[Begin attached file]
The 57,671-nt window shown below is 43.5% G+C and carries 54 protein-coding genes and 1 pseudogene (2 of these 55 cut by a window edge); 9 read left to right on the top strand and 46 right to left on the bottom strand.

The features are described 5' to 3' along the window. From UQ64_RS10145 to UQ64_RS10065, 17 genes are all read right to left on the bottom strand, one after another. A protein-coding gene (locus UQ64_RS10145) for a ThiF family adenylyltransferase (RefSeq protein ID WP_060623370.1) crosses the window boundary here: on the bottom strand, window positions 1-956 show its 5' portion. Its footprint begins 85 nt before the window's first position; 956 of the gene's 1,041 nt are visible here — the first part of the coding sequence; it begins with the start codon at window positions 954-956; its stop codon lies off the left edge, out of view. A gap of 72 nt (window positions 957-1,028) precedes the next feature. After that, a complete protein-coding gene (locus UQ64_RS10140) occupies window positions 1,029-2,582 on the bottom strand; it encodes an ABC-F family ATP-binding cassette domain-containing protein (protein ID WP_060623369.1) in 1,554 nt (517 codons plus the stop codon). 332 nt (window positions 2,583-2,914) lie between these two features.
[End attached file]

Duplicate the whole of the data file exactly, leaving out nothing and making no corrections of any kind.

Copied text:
The 57,671-nt window shown below is 43.5% G+C and carries 54 protein-coding genes and 1 pseudogene (2 of these 55 cut by a window edge); 9 read left to right on the top strand and 46 right to left on the bottom strand.

The features are described 5' to 3' along the window. From UQ64_RS10145 to UQ64_RS10065, 17 genes are all read right to left on the bottom strand, one after another. A protein-coding gene (locus UQ64_RS10145) for a ThiF family adenylyltransferase (RefSeq protein ID WP_060623370.1) crosses the window boundary here: on the bottom strand, window positions 1-956 show its 5' portion. Its footprint begins 85 nt before the window's first position; 956 of the gene's 1,041 nt are visible here — the first part of the coding sequence; it begins with the start codon at window positions 954-956; its stop codon lies off the left edge, out of view. A gap of 72 nt (window positions 957-1,028) precedes the next feature. After that, a complete protein-coding gene (locus UQ64_RS10140) occupies window positions 1,029-2,582 on the bottom strand; it encodes an ABC-F family ATP-binding cassette domain-containing protein (protein ID WP_060623369.1) in 1,554 nt (517 codons plus the stop codon). 332 nt (window positions 2,583-2,914) lie between these two features.